Aeropostale, which has been selling its mid-price merchandise to mall-haunting teens for years, has ventured into the biggest of big cities with a new store in New York’s Times Square.
But in trying to capture the essence of a Manhattan store, Tim Anderson, Aeropostale’s vp of construction, made a challenging decision. “We shied away from the obvious images, the Empire State Building and the Chrysler Building,” Anderson says, “and selected more esoteric imagery that can only be found in the Big Apple.” And one of the elements Anderson decided to focus on: the subway.
So at the Broadway and 45th Street entrance to the store, after such typical Aeropostale imagery as its proprietary wave graphic running along perimeter soffits, is a backlit sign announcing “Times Square NYC.” The sign is mounted on clean white subway tiles. It’s the starting point of a journey through the streets of New York.
A mosaic subway directory guides customers to the escalator and the SoHo T-Shirt Shop, Jeans Library and Dorm Room on the second floor. Along the way, designers made use of the colorful circles used on New York subway maps and signage to identify the various lines. In one spot, four red circles are grouped together, each with a letter to spell out the word AERO. A distressed version of the company logo also appears on a white brick wall, enhancing the urban feel. The sign is actually made with vinyl letters that were applied to the brick using heat shrinking to appear as if it’s been painted.
But it’s not just the subway. Anderson and his partners at GHA Design Studios (Montreal) were inspired by the big Pepsi-Cola sign that guards the banks of the East River, including its steel superstructure, to spell out the word Aeropostale on the sidewall of the escalator.
The mellifluous curve of the sign entices customers to the top of the escalator on the second floor where The SoHo room is strategically positioned. The room’s façade is reminiscent of SoHo’s landmark cast-iron architecture.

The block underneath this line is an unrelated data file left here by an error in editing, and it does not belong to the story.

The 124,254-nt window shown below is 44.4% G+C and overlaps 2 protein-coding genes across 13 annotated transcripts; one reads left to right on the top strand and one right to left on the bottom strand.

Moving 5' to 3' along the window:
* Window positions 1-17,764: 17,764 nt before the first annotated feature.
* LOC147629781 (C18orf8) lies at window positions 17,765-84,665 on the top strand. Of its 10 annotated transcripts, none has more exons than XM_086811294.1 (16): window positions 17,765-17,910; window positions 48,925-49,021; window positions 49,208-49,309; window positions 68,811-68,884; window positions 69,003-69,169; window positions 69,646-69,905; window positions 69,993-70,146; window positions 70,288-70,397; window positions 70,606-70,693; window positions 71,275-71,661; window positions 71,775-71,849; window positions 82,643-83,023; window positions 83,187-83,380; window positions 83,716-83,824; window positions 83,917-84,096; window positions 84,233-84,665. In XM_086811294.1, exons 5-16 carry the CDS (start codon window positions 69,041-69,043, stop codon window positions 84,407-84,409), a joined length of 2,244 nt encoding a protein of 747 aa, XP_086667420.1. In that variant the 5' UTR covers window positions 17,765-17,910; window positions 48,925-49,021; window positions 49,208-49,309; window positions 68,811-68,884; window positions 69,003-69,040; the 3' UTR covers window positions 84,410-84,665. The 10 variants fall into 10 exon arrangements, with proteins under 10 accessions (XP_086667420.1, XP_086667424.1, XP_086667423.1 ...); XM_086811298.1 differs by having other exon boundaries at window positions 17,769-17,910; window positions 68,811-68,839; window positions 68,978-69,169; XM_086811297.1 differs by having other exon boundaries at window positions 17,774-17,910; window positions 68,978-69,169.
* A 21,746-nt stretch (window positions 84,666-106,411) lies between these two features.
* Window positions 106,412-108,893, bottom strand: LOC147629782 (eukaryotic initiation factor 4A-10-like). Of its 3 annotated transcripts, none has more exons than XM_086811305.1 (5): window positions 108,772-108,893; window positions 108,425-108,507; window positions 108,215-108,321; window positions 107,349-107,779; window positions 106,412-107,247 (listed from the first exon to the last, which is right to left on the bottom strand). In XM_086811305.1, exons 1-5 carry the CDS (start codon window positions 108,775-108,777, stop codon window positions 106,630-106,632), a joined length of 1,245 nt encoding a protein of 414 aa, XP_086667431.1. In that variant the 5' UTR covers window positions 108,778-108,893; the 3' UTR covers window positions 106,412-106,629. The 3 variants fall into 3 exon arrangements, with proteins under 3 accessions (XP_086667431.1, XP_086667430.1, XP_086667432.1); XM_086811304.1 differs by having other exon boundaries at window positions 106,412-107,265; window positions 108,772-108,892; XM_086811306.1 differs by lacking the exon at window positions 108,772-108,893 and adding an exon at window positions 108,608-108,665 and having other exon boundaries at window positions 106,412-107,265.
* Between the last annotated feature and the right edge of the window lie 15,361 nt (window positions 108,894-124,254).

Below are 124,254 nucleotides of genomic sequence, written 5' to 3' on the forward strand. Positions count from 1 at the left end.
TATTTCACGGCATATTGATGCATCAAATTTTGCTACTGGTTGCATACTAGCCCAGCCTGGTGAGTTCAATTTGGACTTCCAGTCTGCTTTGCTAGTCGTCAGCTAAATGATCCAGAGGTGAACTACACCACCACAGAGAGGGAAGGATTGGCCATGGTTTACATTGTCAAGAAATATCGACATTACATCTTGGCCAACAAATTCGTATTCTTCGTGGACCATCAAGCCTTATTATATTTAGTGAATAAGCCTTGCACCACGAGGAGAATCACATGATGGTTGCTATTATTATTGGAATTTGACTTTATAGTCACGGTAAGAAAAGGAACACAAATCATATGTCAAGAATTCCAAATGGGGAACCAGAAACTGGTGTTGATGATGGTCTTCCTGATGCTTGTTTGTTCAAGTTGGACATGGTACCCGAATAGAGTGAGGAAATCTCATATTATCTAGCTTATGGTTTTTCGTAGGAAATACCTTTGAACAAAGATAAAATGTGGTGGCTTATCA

“The room is a nod to the heritage not only of the city but also of Aeropostale, as props from the company archives are used throughout,” says Jeff Lee, vp of visual merchandising, including photos, certificates and even the chairman’s own bomber jacket. An image of the Brooklyn Bridge is etched onto the surface of an antique mirror hung as a focal point on the back wall. There’s also a good deal of appropriate repurposing in the room: industrial work tables from Get Back Inc., vintage props from Olde Good Things, price point signs scribbled on old chalk boards and exposed brick walls with repurposed floorboards.
The Jeans Library is evocative of the city’s iconic 42nd Street Public Library, including a replica of the famous lions regally positioned in the front of the space. Bronze chandeliers and creaky wooden library tables complete the reading room reference.
The Dorm Room – which features sleepwear, loungewear, intimate apparel and accessories – is modeled after a Greenwich Village loft. Merchandise is stacked and folded on nested tables with blue wood-turned legs and upholstered linen-covered benches. An eclectic grouping of chandeliers lights a signature round settee.
There’s a balcony outside the second floor of the 19,000-square-foot store looking out at the uniquely New York bustle of Times Square. But with clever use of materials and familiar references, the designers did a good job of replicating the city’s glitter, texture, lights and pulsating beat inside the store.
Retailer: Aeropostale, New York
Design: GHA Design Group, Montreal
Audio/Visual: ECI Communications, South Plainfield, N.J.
Fixtures, furniture: KRG Enterprises Inc., Philadelphia
Flooring: Architectural Systems Inc., New York
Lighting: Lido Lighting, Deer Park, N.Y.
Mannequins/Forms: Lifestyle/Trimco, New York
Props and decorative: Lifestyle/Trimco, New York; Suzi West, Columbus, Ohio
Outside LED Signage: D3 LED LLC – Rancho Cordova, Calif.
Interior sign: Bergen Sign Co., Paterson, N.J.
Wallcoverings and Materials: PCL Graphics, Toronto
Architect: Sargenti Architects, Paramus, N.J.
General Contractor: StructureTone Inc., New York
Photography: Adam Friedberg, New York